Skip to Main Content

Stories My Grandmother Told Me

A multicultural journey from Harlem to Tohono O'dham

Published by City Point Press
Distributed by Simon & Schuster

About The Book

The illuminating and deeply personal debut from Gabriela Maya Bernadett, Stories My Grandmother Told Me explores culture, race, and chosen family, set against the backdrop of the twentieth-century American Southwest.

In a hilly Southern California suburb in the late twentieth century, Gabriela Maya Bernadett listens as her grandmother tells her a story.

It’s the true story of Esther Small, the great-granddaughter of slaves, who became one of the few Black students to graduate from NYU in the 1940s. Having grown up in Harlem, Esther couldn’t imagine a better place to live; especially not somewhere in the American Southwest.

But when she learns of a job teaching Native American children on a reservation, Esther decides to take a chance. She soon finds herself on a train to Fort Yuma, Arizona; unaware that each year, the Bureau of Indian Affairs kidnaps the native Tohono O’odham children from the reservation and forces them to be educated in the ‘ways of the White man.’ It doesn’t take long for Esther to notice how Fort Yuma parallels her own grandmother’s story as a slave in the South—the native children, constantly belittled by teachers and peers, are forced to perform manual labor for local farmers.

One of two Black people in Fort Yuma, Esther feels isolated, never sure where she belongs in a community deeply divided between the White people and the Tohono O’odhams. John, the school bus driver and Tohono O’odham tribe member, is one of the only people she connects with. Friendship slowly grows into love, and together, Esther and John navigate a changing America.

Seamlessly weaving in the present day with the past, Stories My Grandmother Told Me blends a woman’s memory of her life, and that woman’s granddaughter’s memories of how she heard these stories growing up. Bernadett’s captivating narrative explores themes of identity, tradition, and belonging, showing what it really means to exist in a multicultural America.



THERE IS PERHAPS NO scene more timeless than an elder telling

a group of precocious youngsters about life “back in the day.”

Sometime in the late 20th century, in a sprawling, one-story house

nestled in a hilly Southern California suburb, two youngsters gather

on a white couch in the living room. The room is arranged so that

the couch is facing a gigantic window, with an armchair next to the

couch and a table in front. The couch itself, upon closer inspection,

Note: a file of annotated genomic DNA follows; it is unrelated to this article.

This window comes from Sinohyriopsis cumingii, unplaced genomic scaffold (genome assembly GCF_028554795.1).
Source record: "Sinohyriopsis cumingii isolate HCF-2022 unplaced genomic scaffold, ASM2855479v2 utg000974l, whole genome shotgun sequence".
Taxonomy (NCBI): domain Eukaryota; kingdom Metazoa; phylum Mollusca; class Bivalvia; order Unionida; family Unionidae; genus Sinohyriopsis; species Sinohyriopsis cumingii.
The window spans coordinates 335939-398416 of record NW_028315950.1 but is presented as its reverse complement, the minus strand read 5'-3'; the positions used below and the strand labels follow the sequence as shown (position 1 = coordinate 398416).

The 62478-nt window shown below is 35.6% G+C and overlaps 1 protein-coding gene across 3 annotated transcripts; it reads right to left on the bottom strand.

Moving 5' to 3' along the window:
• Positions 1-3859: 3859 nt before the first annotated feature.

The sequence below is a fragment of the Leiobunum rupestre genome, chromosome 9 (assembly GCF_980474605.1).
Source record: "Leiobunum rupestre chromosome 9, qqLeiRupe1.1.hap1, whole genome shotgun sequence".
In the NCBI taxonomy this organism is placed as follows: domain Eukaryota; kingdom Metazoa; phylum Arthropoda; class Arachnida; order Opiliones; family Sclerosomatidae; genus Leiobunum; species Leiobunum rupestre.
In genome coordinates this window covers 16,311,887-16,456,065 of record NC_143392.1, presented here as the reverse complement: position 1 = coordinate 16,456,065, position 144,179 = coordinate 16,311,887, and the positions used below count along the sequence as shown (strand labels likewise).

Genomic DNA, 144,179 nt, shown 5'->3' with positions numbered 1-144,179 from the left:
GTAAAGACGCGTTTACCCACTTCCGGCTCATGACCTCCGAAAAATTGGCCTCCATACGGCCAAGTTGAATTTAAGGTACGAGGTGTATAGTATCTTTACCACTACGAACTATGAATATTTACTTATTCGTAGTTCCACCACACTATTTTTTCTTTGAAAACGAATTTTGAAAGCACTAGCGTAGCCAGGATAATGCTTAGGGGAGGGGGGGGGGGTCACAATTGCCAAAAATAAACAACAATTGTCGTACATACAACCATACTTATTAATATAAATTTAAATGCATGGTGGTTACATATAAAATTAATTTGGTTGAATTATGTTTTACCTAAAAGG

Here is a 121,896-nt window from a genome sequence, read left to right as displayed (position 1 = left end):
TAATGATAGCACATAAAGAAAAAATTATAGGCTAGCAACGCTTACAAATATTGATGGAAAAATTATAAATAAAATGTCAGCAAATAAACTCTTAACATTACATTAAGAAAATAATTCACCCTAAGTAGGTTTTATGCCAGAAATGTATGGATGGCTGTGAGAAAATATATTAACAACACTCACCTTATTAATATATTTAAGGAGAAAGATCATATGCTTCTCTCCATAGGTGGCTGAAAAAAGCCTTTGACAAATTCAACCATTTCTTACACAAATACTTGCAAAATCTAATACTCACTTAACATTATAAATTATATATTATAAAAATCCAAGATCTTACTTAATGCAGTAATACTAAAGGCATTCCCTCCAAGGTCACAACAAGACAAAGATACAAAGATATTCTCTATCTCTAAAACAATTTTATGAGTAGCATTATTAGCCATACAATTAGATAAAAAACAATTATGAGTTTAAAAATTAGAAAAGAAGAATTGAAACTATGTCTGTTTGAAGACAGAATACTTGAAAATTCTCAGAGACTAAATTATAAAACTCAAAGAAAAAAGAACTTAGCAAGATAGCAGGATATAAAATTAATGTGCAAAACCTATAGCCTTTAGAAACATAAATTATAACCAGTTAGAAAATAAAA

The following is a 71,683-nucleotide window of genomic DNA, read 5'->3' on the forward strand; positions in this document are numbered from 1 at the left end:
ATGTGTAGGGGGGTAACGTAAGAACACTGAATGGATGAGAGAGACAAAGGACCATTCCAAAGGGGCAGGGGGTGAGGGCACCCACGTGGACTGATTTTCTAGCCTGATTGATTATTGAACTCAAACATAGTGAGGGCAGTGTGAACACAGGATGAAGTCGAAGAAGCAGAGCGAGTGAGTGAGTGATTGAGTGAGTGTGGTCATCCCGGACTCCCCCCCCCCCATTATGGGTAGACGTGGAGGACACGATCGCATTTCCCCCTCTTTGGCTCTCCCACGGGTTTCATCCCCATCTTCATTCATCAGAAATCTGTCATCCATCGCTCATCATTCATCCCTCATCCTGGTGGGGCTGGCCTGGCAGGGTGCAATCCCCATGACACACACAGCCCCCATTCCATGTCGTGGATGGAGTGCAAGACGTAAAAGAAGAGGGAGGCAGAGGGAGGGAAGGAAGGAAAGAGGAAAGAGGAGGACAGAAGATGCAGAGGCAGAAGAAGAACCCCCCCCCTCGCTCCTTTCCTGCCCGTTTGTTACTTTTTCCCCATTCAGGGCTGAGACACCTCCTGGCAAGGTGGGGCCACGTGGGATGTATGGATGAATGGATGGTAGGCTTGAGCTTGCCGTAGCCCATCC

has flowers embroidered on it in colorless thread. There is a plant in

the corner of the room, and family pictures line the walls. The two

youngsters have just eaten dinner, and the sun is setting outside. It

is a summer evening, and the colors of the sunset cast a beautiful

shadow, almost as if the golds, reds, and pinks of the sun are in the

room itself.

An elder comes in, takes a seat in the armchair next to the

couch, and begins not with a story, but with silence. She’s in her

70s, though the absence of wrinkles and a cane suggests someone

much younger. She is about 5 feet 9, with a broad nose, deep-set eyes

behind fashionable

glasses, and short, curly hair graying at the edges.

One of the youngsters, Maya, waits in rapt attention for her grandmother

to tell her the same story she has heard since she could first

?understand words. She sits there, on one side of the couch, a mass of

dark brown curls cinched to the nape of her neck with a black hair

tie. Another girl, Tina, about five years younger, sits next to her. Her

straight black hair is pulled high on her head into a sleek ponytail.

At first glance, the two girls could not look more different; Maya

with her curly brown hair and cinnamon-tinted skin, Tina with her

straight black hair and skin three to four shades lighter. On closer

inspection, however, the similarities become more evident: the small,

slender noses, thin lips, and crescent-shaped eyes. Sisters, for sure.

Tina breaks the silence.

“Do you need anything, Grammy?” she asks, getting up off the

couch to go to the kitchen.

“Just some water,” the elder replies and again waits in silence until

Tina comes back. Tina returns, setting the glass of water on the table

in front of her grandmother. Esther brings the cup to her lips and

takes a sip.

“So how did you end up on the reservation again?” Tina inquires,

as if she hasn’t heard the story a hundred times before. Esther sets the

cup down and takes a deep breath.

“There was a flyer,” she says, and Maya and Tina snuggle together

on the couch to get ready for a long night. They love it when the

story starts here, from the beginning.

About The Author

Maya Bernadett grew up in California hearing the stories of her grandmother, Esther Pancho. She grew up in a multi-cultural household, as her father is Mexican American and White and her Mother is Tohono O'odham and Black. At the age of 18 she moved to New Haven, Connecticut to attend Yale University, from which she graduated in 2008 with a degree in the History of Science/History of Medicine. She lived in Tucson briefly, then moved to New York City, and finally returned to Tucson to attend the University of Arizona. She graduated in 2015 with a Master's Degree in American Indian Studies with a focus on Education. She currently teaches GED classes at the Pascua Yaqui Tribe.

Product Details

  • Publisher: City Point Press (January 11, 2022)
  • Length: 128 pages
  • ISBN13: 9781947951433

Browse Related Books

Resources and Downloads

High Resolution Images